BEFORE YOU GO

We live our life somewhere between that of an Amish farmer and full fledged technofile. The rotary dial wall telephone that mirrored the one on Leave It To Beaver was replaced to celebrate New Years Eve of the year 2000, a CD player replaced the cassette player that http://rcm.amazon.com/e/cm?t=1968adventurer&o=1&p=8&l=bpl&asins=B004NNUWSK&fc1=000000&IS2=1&lt1=_blank&m=amazon&lc1=0000FF&bc1=000000&bg1=FFFFFF&f=ifrreplaced the eight track tape player in about 2005, a black and white television that met our family needs until about 1990 was my wife’s graduation present, and I still depended on a 6 volt electrical system and a generator in my daily transportation until somewhere around the year 2003.
So, it shouldn’t come as a real surprise to learn that I still enjoy my reading material to be of paper and ink. Anything else for a bathroom reader just doesn’t seem natural.
Even though the sale of magazines and books for electronic readers exceeded print editions for the first time in January of this year, I am a bit slow in embracing the new technologies. Fortunately, my publisher isn’t.
As a result, Ghost Towns of the Southwest is now available for the Kindle. Yesterday, I took the plunge, or would it be more appropriate to http://rcm.amazon.com/e/cm?t=1968adventurer&o=1&p=8&l=bpl&asins=0760338434&fc1=000000&IS2=1&lt1=_blank&m=amazon&lc1=0000FF&bc1=000000&bg1=FFFFFF&f=ifrsay I tested the waters, by having the blog made available in that format. You can order the blog by following the link at the top of the page.
There is a new, fully digital on line Route 66 publication scheduled for a debut on May 1 of this year. In talking with the brainchild behind this endeavor, John Springs, I am quite convinced this will write a new chapter in the history of that legendary highway and introduce the world to the wide array of mom and pop shops along the road that make it so special.
As we are on the topic of Route 66, I would like to share some ideas about ways to enjoy the adventures only found on that highway in spite of rising gasoline prices. My suggestion is this, find a festival in your part of the country and join the fun.
For those in the western half of the United States, there is the annual Route 66 Fun Run. This three day block party on the longest remaining http://rcm.amazon.com/e/cm?t=1968adventurer&o=1&p=8&l=bpl&asins=0312281617&fc1=000000&IS2=1&lt1=_blank&m=amazon&lc1=0000FF&bc1=000000&bg1=FFFFFF&f=ifruninterrupted section of Route 66, more than 180 miles, celebrates Route 66 and the American love affair with the automobile in some of the most beautiful scenery to be found anywhere.
Just how big is this festival? Well, this year an Australian tour company that specializes in Route 66 adventures has included the Fun Run in their spring package.
http://rcm.amazon.com/e/cm?t=1968adventurer&o=1&p=8&l=bpl&asins=0738580295&fc1=000000&IS2=1&lt1=_blank&m=amazon&lc1=0000FF&bc1=000000&bg1=FFFFFF&f=ifrIf you happen to reside somewhere around the middle of he country it will be tough to beat the international Route 66 festival in Amarillo scheduled for a June 9th kick off. This will be big, very big.
The publisher has chosen to use this event as the stage to introduce my new book, Ghost Towns of Route 66. Michael Wallis, the celebrated author who lent his signature voice to that of the sheriff in the animated movie Cars and wrote Route 66 – The Mother Road, a cornerstone for the modern resurgent interest in that highway will also be in attendance. Other authors of note who will be there include Joe Sonderman, author of a number of Route 66 titles for Arcadia Publishing, and KathyWieser Alexander, the primary author of http://rcm.amazon.com/e/cm?t=1968adventurer&o=1&p=8&l=bpl&asins=076033885X&fc1=000000&IS2=1&lt1=_blank&m=amazon&lc1=0000FF&bc1=000000&bg1=FFFFFF&f=ifrGreetings from Route 66.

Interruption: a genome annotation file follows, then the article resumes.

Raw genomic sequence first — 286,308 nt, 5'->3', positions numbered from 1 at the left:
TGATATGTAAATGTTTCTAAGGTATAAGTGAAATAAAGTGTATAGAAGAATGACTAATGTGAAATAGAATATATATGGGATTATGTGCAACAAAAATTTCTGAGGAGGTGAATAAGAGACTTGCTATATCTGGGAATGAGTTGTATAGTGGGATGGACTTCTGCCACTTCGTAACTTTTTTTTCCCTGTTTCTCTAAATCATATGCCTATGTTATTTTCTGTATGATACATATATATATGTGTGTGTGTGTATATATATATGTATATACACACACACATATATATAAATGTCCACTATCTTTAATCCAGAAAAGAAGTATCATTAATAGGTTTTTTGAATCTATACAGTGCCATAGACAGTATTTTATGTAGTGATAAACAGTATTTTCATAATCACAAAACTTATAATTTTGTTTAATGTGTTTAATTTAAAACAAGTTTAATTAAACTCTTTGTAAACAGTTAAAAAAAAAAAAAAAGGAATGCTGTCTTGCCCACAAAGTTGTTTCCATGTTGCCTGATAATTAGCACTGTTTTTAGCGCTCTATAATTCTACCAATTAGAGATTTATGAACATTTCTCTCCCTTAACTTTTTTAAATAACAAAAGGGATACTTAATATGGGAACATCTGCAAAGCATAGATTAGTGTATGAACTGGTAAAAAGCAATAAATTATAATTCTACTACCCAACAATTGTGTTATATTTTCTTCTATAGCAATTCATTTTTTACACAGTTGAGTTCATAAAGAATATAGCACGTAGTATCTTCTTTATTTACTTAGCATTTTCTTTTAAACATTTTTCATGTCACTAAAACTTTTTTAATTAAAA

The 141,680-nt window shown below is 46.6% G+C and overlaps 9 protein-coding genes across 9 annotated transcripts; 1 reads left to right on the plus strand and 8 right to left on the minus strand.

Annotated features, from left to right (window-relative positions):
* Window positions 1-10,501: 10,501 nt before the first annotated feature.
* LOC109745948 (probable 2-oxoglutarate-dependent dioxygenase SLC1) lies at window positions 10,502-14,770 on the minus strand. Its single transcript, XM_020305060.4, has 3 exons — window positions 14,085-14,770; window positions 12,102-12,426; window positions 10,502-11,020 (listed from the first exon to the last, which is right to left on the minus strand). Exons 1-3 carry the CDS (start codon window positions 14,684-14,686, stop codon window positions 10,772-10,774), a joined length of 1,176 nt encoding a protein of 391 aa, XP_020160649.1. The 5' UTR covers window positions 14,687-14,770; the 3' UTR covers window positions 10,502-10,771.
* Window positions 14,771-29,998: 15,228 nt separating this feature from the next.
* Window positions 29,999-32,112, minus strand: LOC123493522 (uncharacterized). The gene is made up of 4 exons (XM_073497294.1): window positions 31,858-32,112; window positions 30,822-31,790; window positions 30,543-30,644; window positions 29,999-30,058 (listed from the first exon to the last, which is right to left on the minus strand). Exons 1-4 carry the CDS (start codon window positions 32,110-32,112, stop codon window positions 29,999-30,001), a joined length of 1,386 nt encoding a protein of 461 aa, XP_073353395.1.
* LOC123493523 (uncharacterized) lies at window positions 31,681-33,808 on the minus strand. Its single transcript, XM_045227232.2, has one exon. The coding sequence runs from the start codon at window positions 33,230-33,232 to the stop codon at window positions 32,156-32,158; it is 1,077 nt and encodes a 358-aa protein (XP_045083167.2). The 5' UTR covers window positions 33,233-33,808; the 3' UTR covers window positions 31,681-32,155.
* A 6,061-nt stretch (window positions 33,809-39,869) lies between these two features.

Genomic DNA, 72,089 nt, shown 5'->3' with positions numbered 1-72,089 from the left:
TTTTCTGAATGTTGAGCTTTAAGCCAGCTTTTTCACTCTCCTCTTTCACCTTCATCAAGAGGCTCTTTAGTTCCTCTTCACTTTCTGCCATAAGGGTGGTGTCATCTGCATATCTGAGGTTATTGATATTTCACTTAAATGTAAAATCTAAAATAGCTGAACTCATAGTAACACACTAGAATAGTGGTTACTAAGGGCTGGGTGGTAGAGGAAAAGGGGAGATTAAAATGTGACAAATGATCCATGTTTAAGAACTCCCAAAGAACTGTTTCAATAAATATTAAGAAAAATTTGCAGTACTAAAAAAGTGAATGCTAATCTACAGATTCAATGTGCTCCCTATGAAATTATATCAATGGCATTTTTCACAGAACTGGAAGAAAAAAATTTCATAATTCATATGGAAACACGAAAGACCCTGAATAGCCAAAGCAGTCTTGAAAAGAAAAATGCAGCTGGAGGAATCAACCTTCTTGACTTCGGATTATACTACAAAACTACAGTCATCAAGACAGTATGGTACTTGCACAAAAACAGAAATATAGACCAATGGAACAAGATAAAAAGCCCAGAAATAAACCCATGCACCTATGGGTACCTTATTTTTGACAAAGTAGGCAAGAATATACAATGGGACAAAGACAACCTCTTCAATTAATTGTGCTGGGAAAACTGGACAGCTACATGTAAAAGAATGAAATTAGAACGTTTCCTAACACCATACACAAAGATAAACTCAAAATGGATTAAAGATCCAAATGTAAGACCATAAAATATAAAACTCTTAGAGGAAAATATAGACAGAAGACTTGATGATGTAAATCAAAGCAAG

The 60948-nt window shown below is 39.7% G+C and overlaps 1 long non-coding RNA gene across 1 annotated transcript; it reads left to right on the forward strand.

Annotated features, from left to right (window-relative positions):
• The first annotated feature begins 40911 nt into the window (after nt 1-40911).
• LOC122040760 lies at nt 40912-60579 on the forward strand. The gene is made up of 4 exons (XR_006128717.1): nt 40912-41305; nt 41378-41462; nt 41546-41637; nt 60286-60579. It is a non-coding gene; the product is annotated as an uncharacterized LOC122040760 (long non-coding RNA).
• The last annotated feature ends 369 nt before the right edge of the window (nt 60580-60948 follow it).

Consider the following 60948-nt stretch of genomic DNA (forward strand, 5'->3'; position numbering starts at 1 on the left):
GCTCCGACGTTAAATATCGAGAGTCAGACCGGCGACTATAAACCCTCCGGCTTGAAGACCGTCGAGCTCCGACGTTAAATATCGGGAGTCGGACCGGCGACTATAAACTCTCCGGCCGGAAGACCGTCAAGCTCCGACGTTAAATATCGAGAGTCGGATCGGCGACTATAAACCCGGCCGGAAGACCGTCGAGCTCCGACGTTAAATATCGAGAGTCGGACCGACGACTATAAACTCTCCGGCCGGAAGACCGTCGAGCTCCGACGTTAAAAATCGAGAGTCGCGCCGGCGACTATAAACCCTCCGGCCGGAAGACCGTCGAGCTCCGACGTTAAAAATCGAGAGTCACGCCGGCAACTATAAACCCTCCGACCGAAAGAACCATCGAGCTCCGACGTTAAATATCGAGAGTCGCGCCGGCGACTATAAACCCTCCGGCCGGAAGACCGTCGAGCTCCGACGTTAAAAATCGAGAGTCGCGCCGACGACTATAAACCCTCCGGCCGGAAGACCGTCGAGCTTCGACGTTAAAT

To say this will be the years premier Route 66 event would be an understatement. If your in the neighborhood this would be one to mark on the calendar in red.
There is also a New Mexico cruise organized by the New Mexico Route 66 Association this summer, the biggie in San Bernardino in September, and several in Illinois organized by the very active Illinois Route 66 Association. So, don’t let the high price of gas keep you from getting your kicks on Route 66 this year.
The next, and last, item on my list today is a bit removed from Route 66. I received this book for review from Veloce Publishing about a week ago and couldn’t wait to delve into it.
With the exception of the photograph quality, most likely the result of utilizing poor quality material, I found this book most interesting. However, it is not a light read nor is it really something the average “car guy” would find of interest.
With that said, if you have a deep curiosity about obscure automotive history, or find enjoyment in expanding your thinking process through seeing the world from a different perspective, Russian Motor Vehicles is definitely a book you need to add to the library. http://rcm.amazon.com/e/cm?t=1968adventurer&o=1&p=8&l=bpl&asins=1845843002&fc1=000000&IS2=1&lt1=_blank&m=amazon&lc1=0000FF&bc1=000000&bg1=FFFFFF&f=ifr

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jimhinckleysamerica

Jim Hinckley's America is a grand adventure on the back roads and two lane highways. It is an odyssey seasoned with fascinating people, and memory making discoveries. As made evident by the publication of fourteen books on subjects as diverse as diverse as Ghost Towns of the Southwest, The Illustrated History of the Checker Cab Manufacturing Company, Travel Route 66, Backroads of Arizona, and The Route 66 Encyclopedia, I enjoy sharing adventures and helping people plan for their own memory making journeys.

Thank you, shared adventures are the best adventures.

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